And speaking of transphobia, I was jazzed to see that city leaders in Lawrence, KS are debating “whether to approve a new city ordinance that would make it illegal to discriminate against someone on the basis of gender identity.” The comments on the article are, sadly, full of fail, and I was ready to write them off entirely after skimming the first few, until I came to this gem:
I hope they pass this so women have to pay as much as men do for car insurance.
Women only get 70 cents for every dollar a man gets which is unfair because now the man only has 30 cents.
My train of thought went something like this: Oh jeez, another “what about the menz” guy who… wait, what? No, dude, see, the 70 cents is… you can’t be seriously saying… spluh? I mean, surely this is a disingenuous argument, not someone genuinely misunderstanding the “women make 70 cents for every dollar men make” talking point, right?
On a cheerier note, for those who may be looking at attending a college or university in the near future, Campus Pride has put together an LGBT-friendly campus climate index. I haven’t yet checked to see how my alma maters scored, but I’m definitely curious.
Hope everyone’s week is off to a good start!
July 24, 2009
I was getting caught up on the blogs yesterday and came across Christie’s story of her mother’s battle to get adequate care during her recent struggle with cancer (with an update here). I defy anyone to read that first post and afterward claim that our health care system doesn’t need a massive overhaul.
I think there’s more to it than that, though; I think perhaps it’s a story that indicates the need for a sea change in society, not just in the health care industry. It’s a story the likes of which I’ve heard before, not to that extreme, but there are certainly similar elements: a woman of a certain age (or older) is not taken seriously when she complains of severe pain, and after entirely too much time goes by, it’s finally determined that the source of the pain is metastatic cancer. (Obviously such experiences, at least insofar as one’s pain not being taken seriously goes, are not limited to older women suffering from cancer, but like I said, I’ve heard that particular tale all too often.) It comes back to what I would argue is one of the essential elements of feminism (or perhaps even progressivism in general): trusting women’s (or poor people’s, or People of Color’s, or Queer people’s, etc.) experiences, and their perceptions thereof. There seems to be a paternalistic mindset here: “I know better than you what you’re going through, and I am going to trust that knowledge over your assertions.” What causes such a mindset? Perhaps more importantly: what can we do to change it?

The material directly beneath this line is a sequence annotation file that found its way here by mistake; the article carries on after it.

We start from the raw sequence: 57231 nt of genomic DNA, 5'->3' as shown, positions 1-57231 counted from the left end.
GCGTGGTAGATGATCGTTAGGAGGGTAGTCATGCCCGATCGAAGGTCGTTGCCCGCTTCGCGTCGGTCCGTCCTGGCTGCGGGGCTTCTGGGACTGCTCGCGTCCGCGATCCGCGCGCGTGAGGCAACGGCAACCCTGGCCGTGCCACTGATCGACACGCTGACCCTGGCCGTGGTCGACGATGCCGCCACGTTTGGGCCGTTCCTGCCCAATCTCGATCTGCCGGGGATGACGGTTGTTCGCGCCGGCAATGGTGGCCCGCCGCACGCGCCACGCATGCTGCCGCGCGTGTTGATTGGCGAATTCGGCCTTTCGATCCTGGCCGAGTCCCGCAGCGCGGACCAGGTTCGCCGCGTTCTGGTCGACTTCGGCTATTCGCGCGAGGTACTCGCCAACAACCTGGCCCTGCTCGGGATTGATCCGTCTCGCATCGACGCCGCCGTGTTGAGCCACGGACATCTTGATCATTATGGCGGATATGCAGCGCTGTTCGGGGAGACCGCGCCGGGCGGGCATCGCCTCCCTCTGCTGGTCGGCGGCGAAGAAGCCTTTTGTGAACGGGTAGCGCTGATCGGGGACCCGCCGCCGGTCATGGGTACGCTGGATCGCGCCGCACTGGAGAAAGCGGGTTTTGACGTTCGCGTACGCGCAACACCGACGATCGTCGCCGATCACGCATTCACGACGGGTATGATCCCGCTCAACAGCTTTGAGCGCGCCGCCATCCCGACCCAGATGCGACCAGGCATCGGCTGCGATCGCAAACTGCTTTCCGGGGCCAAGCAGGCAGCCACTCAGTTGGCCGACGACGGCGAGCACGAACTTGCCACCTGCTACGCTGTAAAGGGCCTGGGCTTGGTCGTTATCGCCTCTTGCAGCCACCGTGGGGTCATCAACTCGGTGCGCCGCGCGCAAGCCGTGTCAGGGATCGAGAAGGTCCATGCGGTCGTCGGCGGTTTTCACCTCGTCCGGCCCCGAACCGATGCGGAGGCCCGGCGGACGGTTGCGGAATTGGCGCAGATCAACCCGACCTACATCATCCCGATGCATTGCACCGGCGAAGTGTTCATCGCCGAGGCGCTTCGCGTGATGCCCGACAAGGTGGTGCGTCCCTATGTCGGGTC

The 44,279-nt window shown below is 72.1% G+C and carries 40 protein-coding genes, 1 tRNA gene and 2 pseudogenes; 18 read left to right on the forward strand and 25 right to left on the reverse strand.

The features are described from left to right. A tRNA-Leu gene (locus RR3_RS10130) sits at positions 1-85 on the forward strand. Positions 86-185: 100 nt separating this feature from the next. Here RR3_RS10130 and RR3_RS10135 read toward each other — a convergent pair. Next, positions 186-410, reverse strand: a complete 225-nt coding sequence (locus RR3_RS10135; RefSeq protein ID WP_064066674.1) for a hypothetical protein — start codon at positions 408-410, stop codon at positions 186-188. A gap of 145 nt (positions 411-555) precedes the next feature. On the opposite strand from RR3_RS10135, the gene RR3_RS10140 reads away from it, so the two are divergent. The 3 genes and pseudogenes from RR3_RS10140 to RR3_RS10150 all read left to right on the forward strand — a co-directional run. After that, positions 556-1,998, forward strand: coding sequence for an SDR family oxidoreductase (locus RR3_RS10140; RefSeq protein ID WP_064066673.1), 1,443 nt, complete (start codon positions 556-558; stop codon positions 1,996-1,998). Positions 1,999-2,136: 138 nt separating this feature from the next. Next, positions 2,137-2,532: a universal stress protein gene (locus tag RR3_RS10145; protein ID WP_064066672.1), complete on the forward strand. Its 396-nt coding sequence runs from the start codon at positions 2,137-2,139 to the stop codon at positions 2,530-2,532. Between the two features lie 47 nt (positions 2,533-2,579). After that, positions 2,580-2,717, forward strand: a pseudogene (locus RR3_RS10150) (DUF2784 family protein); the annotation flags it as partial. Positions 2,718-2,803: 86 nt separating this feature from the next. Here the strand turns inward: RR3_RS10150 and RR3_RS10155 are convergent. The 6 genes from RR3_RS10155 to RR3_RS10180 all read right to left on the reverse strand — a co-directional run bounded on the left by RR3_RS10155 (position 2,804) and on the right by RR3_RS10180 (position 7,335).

February 9, 2009
Doctor: Is she your sister?
Willow: She’s my everything.
–Buffy the Vampire Slayer 5:19, “Tough Love”
Nearly a year ago now I spent a week in the hospital with my mother as she underwent cancer treatments. Every morning I went downstairs to retrieve a wheelchair with which I would deliver Mom to her appointments. Mom had introduced me as her daughter to just about everyone we encountered upon our arrival and afterward, and our relationship was accepted as a given. No one ever asked me what I was doing pushing an empty wheelchair into an elevator or walking to the food court by myself. I never had to prove my relationship with my mother – which was rather handy, considering that we have different last names and I don’t generally travel with my birth certificate.
I thought of that hospital experience I came across this story over the weekend. It is the sort of story that is becoming terribly, heartbreakingly, familiar:
As her partner of 17 years slipped into a coma, Janice Langbehn pleaded with doctors and anyone who would listen to let her into the woman’s hospital room.
Eight anguishing hours passed before Langbehn would be allowed into Jackson Memorial Hospital’s Ryder Trauma Center. By then, she could only say her final farewell as a priest performed the last rites on 39-year-old Lisa Marie Pond.
Jackson staffers advised Langbehn that she could not see Pond earlier because the hospital’s visitation policy in cases of emergency was limited to immediate family and spouses — not partners. In Florida, same-sex marriages or partnerships are not recognized. On Friday, two years after her partner’s death, Langbehn and her attorneys were in federal court, claiming emotional distress and negligence in a suit they filed last June.
My knee-jerk reaction to this story was: this is why we need same-sex marriage. Upon further reflection, though, it’s clear to me that the situation is far more complex than that. I think the root of the problem really lies with a limited definition of family – generally restricted, as it was at Jackson Memorial Hospital, to “immediate family and spouses.” That definition excludes more than just long-term partners – what about, for example, situations in which a grandparent or aunt or uncle stepped in as a child’s primary caregiver, and that child is now an adult? If the (adult) child is in a car accident, shouldn’t that grandparent or aunt or uncle be allowed to see their loved one? Furthermore, what about step-parents, or people whose family aren’t related to them by blood or romantic relationships?